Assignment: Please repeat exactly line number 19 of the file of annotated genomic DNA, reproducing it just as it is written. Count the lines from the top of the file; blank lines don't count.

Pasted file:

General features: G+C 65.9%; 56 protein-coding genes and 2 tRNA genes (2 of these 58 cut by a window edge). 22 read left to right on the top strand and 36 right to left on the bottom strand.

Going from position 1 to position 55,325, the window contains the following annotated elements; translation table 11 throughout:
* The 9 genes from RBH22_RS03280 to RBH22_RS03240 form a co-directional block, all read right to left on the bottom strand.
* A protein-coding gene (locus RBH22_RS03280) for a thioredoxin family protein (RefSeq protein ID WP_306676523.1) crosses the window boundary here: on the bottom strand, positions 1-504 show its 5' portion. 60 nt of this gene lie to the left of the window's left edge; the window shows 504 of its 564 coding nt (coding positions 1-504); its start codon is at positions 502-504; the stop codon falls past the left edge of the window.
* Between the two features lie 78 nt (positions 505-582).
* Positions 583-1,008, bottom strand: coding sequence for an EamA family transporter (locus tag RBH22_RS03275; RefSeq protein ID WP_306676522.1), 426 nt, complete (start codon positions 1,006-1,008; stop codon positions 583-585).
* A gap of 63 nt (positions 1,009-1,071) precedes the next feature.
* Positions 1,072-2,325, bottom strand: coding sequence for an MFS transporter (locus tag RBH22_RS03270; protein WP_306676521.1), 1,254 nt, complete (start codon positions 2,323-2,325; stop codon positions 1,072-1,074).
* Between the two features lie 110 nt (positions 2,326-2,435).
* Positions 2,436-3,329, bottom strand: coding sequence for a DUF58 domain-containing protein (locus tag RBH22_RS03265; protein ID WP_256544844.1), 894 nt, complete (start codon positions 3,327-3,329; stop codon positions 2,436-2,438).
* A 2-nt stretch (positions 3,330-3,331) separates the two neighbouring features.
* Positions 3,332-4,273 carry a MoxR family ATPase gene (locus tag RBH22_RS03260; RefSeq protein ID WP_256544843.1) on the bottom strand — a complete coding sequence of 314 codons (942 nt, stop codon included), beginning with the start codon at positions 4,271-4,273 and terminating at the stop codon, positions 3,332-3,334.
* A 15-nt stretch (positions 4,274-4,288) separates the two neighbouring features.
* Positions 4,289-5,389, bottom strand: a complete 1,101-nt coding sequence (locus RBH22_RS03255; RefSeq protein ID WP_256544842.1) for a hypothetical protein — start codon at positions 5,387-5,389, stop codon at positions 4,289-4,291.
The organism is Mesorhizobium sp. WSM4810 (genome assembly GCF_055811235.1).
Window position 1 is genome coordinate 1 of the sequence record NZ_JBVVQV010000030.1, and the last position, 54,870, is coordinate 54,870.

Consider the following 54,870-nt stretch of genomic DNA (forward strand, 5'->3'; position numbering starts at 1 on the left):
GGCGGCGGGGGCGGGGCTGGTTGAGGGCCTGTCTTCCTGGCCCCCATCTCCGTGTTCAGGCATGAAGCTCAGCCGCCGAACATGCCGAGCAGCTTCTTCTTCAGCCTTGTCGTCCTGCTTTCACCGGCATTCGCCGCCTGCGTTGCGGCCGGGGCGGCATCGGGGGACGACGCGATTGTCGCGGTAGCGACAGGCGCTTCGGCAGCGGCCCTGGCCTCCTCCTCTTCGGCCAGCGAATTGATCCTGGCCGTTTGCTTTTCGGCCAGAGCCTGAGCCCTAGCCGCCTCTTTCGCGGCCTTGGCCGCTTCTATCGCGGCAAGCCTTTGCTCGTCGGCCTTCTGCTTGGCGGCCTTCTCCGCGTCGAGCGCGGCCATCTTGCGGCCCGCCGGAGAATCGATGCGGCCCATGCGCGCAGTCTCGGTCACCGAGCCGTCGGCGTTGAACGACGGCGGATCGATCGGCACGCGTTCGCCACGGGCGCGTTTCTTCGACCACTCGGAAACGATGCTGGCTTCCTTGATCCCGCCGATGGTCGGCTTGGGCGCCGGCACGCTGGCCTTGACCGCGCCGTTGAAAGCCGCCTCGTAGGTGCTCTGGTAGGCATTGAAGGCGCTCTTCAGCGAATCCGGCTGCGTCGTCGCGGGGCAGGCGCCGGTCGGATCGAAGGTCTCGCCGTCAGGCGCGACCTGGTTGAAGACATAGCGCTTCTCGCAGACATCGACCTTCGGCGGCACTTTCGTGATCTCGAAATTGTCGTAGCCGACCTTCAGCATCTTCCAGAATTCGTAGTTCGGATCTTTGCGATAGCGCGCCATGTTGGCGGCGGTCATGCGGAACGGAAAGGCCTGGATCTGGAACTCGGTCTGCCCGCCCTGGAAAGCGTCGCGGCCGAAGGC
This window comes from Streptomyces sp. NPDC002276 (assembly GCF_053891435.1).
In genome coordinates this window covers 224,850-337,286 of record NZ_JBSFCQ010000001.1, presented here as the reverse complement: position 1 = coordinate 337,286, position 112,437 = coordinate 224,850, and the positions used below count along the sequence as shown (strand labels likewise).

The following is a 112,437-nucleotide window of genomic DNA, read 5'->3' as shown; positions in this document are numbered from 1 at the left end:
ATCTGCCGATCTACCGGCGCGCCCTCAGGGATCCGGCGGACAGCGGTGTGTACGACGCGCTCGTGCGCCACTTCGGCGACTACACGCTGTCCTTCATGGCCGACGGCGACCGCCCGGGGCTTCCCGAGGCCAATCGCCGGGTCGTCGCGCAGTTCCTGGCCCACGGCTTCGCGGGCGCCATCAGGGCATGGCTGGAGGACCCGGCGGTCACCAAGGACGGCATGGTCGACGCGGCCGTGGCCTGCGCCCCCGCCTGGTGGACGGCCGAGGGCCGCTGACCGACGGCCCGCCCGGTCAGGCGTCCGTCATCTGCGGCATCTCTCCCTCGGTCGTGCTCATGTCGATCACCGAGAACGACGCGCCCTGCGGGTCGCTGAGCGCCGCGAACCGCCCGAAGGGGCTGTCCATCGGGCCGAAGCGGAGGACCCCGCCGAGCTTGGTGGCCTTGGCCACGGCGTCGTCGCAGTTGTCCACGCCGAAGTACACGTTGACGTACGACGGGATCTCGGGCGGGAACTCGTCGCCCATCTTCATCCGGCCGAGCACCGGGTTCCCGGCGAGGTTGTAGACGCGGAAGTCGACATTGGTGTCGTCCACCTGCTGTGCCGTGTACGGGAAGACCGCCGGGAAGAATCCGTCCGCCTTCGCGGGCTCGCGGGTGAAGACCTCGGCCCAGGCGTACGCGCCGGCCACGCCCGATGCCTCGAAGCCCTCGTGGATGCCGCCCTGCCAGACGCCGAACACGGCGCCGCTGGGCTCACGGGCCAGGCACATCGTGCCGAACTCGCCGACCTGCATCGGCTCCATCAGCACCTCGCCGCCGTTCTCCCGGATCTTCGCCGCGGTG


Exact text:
This window comes from Streptomyces sp. NPDC002276 (assembly GCF_053891435.1).